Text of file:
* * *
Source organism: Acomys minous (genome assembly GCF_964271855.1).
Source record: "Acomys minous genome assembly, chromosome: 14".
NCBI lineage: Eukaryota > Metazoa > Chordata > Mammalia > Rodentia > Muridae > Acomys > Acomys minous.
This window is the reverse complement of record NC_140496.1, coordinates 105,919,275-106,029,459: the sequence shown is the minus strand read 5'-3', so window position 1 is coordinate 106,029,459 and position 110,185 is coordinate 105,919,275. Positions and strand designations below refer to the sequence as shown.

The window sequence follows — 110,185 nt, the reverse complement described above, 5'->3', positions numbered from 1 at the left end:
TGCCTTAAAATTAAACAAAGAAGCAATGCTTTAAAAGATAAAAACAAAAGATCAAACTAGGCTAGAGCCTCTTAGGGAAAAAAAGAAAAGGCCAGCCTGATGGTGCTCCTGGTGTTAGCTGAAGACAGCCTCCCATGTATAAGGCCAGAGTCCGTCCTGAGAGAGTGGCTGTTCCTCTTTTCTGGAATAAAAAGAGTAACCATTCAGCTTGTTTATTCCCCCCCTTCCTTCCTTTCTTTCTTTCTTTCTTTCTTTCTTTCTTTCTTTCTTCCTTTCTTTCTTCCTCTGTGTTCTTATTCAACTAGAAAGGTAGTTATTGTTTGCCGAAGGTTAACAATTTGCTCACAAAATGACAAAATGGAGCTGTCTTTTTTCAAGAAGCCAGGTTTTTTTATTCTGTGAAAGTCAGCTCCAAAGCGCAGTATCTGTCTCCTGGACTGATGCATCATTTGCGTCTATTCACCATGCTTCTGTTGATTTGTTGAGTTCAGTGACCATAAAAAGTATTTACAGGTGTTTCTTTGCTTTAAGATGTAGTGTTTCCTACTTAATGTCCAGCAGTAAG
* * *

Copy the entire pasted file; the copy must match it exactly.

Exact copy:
Source organism: Acomys minous (genome assembly GCF_964271855.1).
Source record: "Acomys minous genome assembly, chromosome: 14".
NCBI lineage: Eukaryota > Metazoa > Chordata > Mammalia > Rodentia > Muridae > Acomys > Acomys minous.
This window is the reverse complement of record NC_140496.1, coordinates 105,919,275-106,029,459: the sequence shown is the minus strand read 5'-3', so window position 1 is coordinate 106,029,459 and position 110,185 is coordinate 105,919,275. Positions and strand designations below refer to the sequence as shown.

The window sequence follows — 110,185 nt, the reverse complement described above, 5'->3', positions numbered from 1 at the left end:
TGCCTTAAAATTAAACAAAGAAGCAATGCTTTAAAAGATAAAAACAAAAGATCAAACTAGGCTAGAGCCTCTTAGGGAAAAAAAGAAAAGGCCAGCCTGATGGTGCTCCTGGTGTTAGCTGAAGACAGCCTCCCATGTATAAGGCCAGAGTCCGTCCTGAGAGAGTGGCTGTTCCTCTTTTCTGGAATAAAAAGAGTAACCATTCAGCTTGTTTATTCCCCCCCTTCCTTCCTTTCTTTCTTTCTTTCTTTCTTTCTTTCTTTCTTTCTTCCTTTCTTTCTTCCTCTGTGTTCTTATTCAACTAGAAAGGTAGTTATTGTTTGCCGAAGGTTAACAATTTGCTCACAAAATGACAAAATGGAGCTGTCTTTTTTCAAGAAGCCAGGTTTTTTTATTCTGTGAAAGTCAGCTCCAAAGCGCAGTATCTGTCTCCTGGACTGATGCATCATTTGCGTCTATTCACCATGCTTCTGTTGATTTGTTGAGTTCAGTGACCATAAAAAGTATTTACAGGTGTTTCTTTGCTTTAAGATGTAGTGTTTCCTACTTAATGTCCAGCAGTAAG